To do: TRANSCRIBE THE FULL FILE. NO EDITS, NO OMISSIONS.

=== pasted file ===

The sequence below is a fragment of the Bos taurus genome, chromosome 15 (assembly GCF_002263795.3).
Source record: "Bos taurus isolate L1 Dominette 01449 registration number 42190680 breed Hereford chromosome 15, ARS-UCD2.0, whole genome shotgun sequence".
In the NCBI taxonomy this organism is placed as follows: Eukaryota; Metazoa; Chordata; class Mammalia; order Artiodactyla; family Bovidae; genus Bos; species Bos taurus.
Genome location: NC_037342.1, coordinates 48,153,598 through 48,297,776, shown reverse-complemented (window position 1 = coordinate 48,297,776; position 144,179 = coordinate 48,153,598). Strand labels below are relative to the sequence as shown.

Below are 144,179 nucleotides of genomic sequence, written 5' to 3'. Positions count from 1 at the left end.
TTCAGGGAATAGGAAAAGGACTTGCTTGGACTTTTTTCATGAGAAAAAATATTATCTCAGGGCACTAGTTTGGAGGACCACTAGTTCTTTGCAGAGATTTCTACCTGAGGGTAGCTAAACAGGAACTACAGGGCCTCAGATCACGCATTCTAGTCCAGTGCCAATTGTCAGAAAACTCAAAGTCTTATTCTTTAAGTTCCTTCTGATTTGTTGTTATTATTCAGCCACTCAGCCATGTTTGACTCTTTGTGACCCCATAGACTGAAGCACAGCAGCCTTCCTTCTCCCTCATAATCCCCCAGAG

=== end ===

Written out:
The sequence below is a fragment of the Bos taurus genome, chromosome 15 (assembly GCF_002263795.3).
Source record: "Bos taurus isolate L1 Dominette 01449 registration number 42190680 breed Hereford chromosome 15, ARS-UCD2.0, whole genome shotgun sequence".
In the NCBI taxonomy this organism is placed as follows: Eukaryota; Metazoa; Chordata; class Mammalia; order Artiodactyla; family Bovidae; genus Bos; species Bos taurus.
Genome location: NC_037342.1, coordinates 48,153,598 through 48,297,776, shown reverse-complemented (window position 1 = coordinate 48,297,776; position 144,179 = coordinate 48,153,598). Strand labels below are relative to the sequence as shown.

Below are 144,179 nucleotides of genomic sequence, written 5' to 3'. Positions count from 1 at the left end.
TTCAGGGAATAGGAAAAGGACTTGCTTGGACTTTTTTCATGAGAAAAAATATTATCTCAGGGCACTAGTTTGGAGGACCACTAGTTCTTTGCAGAGATTTCTACCTGAGGGTAGCTAAACAGGAACTACAGGGCCTCAGATCACGCATTCTAGTCCAGTGCCAATTGTCAGAAAACTCAAAGTCTTATTCTTTAAGTTCCTTCTGATTTGTTGTTATTATTCAGCCACTCAGCCATGTTTGACTCTTTGTGACCCCATAGACTGAAGCACAGCAGCCTTCCTTCTCCCTCATAATCCCCCAGAG